WE’RE HERE FOR YOU

By Scott Freitag

When the pandemic swine flu story broke in April 2009, Dr. Clawson pulled together experts in EMS and EMD to develop new and updated tools for use in the emerging epidemic. So intense was his sense of urgency that a “lockdown” work session was held during NAVIGATOR, and no one left until the committee had a solution that could be distributed to the world at no charge.

The result was the Severe Respiratory Infection (SRI) Tool modified from the Academy’s SRI Symptoms Surveillance and Crew Notification pop-up screen already in ProQA, making it more consistent with swine flu signs and symptoms. The SRI signs and symptoms checklist was made available in all then-current language versions of the MPDS.

One month later, a new protocol—Protocol 36: Pandemic Flu—was added to the protocols along with an 8-page training guide that was issued to ProQA and cardset users of the MPDS worldwide via the Academy and Priority Dispatch Corp. websites. The new Protocol 36,  in cardset format along with the training guide, was also made available free of charge to communication centers globally, regardless of Academy affiliation.

Dr. Clawson recognized the importance of experts poised to develop and issue dispatch-relevant information in response to international crisis and in turn organized the Academy’s CBRN (Chemical, Biological, Radiological, Nuclear) Fast Track Committee of the Council of Standards.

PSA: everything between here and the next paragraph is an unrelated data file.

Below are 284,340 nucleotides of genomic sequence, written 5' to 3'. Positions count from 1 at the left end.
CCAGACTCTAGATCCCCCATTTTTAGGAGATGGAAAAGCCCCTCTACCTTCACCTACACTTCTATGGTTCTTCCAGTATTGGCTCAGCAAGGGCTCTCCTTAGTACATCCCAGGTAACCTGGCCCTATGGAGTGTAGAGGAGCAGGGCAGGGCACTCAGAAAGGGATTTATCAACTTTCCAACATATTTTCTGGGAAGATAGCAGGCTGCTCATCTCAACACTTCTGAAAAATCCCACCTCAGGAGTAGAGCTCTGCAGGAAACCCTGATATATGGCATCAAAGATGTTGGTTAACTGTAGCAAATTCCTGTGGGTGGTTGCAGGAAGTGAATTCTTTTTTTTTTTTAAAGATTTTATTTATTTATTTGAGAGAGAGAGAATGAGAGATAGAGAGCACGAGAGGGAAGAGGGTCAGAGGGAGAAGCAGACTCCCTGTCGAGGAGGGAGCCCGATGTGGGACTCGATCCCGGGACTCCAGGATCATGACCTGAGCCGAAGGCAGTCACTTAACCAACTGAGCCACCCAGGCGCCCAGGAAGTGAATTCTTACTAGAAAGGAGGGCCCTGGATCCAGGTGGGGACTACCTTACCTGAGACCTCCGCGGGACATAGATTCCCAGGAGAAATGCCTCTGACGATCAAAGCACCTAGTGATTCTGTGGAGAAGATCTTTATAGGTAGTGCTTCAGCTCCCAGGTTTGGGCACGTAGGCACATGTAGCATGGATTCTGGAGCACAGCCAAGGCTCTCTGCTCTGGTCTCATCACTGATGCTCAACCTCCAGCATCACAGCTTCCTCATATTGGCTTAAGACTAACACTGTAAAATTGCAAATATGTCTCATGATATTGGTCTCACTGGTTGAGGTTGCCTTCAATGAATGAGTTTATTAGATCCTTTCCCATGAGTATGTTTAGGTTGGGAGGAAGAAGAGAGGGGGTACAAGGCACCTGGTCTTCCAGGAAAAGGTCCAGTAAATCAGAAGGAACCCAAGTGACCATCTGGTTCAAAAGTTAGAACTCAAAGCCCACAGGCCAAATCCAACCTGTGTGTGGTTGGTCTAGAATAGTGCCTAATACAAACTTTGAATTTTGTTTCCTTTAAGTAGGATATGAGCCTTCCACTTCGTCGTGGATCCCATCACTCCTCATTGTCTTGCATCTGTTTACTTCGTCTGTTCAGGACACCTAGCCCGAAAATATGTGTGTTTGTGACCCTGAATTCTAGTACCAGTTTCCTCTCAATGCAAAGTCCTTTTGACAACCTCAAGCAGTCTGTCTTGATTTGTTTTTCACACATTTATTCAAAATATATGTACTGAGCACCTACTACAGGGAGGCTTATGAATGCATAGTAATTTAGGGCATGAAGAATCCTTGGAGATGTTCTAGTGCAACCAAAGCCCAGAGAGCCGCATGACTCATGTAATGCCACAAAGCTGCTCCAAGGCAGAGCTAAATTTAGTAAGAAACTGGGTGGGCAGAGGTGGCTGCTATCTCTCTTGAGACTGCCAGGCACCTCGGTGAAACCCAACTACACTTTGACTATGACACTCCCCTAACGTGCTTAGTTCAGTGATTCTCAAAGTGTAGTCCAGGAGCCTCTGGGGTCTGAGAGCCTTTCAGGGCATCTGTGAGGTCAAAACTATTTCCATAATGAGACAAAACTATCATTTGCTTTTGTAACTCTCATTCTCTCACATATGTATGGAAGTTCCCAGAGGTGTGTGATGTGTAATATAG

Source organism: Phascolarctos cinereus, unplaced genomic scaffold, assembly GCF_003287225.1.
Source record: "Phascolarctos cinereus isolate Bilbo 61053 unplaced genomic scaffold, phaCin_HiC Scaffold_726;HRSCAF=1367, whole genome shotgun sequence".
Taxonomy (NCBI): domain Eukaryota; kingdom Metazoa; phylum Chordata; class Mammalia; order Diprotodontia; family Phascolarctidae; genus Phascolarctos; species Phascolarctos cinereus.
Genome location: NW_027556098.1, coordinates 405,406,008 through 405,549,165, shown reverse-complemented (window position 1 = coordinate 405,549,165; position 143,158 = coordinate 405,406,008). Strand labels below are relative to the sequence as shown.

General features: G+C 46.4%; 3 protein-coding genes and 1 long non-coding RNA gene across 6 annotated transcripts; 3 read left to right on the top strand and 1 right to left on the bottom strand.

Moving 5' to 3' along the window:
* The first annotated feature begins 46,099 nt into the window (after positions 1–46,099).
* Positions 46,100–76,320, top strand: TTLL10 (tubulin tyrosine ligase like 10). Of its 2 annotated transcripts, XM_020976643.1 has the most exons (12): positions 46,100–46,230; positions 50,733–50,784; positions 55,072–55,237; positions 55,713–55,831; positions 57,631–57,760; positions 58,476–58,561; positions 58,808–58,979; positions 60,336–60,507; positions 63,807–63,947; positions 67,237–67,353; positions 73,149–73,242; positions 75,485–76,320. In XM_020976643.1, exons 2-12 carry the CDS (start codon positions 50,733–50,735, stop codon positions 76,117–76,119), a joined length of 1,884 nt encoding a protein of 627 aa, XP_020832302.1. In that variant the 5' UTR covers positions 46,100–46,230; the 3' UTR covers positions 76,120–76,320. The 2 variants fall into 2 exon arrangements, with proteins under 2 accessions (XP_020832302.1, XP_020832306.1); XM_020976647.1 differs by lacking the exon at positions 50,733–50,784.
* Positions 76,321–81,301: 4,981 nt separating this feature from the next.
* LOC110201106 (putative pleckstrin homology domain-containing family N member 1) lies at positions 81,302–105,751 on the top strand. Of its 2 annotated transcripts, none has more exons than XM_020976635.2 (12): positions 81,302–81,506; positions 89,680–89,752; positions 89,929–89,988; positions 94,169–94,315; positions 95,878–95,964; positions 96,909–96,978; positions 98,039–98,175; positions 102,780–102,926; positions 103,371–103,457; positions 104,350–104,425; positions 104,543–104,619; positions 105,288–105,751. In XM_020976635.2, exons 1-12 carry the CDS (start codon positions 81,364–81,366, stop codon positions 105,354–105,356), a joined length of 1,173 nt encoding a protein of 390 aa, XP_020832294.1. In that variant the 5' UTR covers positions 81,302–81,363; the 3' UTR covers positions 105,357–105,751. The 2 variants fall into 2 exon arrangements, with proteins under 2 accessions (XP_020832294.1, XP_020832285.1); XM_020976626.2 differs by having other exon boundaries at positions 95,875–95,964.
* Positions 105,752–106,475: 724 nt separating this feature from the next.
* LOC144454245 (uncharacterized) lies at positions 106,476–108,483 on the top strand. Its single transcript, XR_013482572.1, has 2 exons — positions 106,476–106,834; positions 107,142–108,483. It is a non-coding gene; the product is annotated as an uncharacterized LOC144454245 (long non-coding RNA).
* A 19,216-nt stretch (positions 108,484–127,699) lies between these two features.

In 2014, members modified the SRI Tool to the Emerging Infectious Disease Surveillance (EIDS) Tool (SRI/MERS/Ebola) following the initial Ebola outbreak. The EIDS Tool was released in ProQA on Aug. 8, 2014, and soon after that was also available in cardset form at no cost. 

This tool is ever evolving and improving under the watchful guidance of the CBRN Fast Track Committee, which received the Dr. Jeff Clawson Leadership Award at NAVIGATOR 2015.

That’s not all the Academy has provided at no charge to any center.

Police Protocol 136: Active Assailant (Shooter) and the Accelerator Stuck & Can’t Stop Vehicle Protocol were also released for free in manual cardset versions.

The Active Assailant (Shooter) Protocol, developed in cooperation with the National Tactical Officers Association (NTOA) and released in December 2012, was made available to all emergency communication centers in addition to a Special Procedures Briefing with information to direct callers in lifesaving procedures before an incident occurred.

The Accelerator Stuck & Can’t Stop Vehicle Protocol was developed in 2010 in immediate response to a driver’s inability to stop the vehicle from accelerating because the gas pedal was stuck. The protocol can be used by calltakers in all three disciplines (police, fire, and medical).

The protocol was put to test in November 2012 when Kelly Stoehr called 9-1-1 because she couldn’t stop or slow her vehicle accelerating at a high rate of speed along a New York interstate. Orange County (N.Y.) Dispatcher James Ward provided the PAIs that helped her to come to a full stop and out of harm’s way. 

The Academy also makes it easy for members to participate in the protocol process—also at no cost—through a Proposal for Change (PFC). A PFC gives members a way to introduce changes to standards in an orderly manner that (after meticulous review and discussion) may be incorporated and provided to all users of the protocols throughout the world.

The Academy will always monitor international events and develop the most effective approaches to emergency communications. The results represent a crucial function in readiness and response starting at the level of communication based on belief, not the lure of dollar signs. 

ABOUT THE AUTHOR:
Scott Freitag

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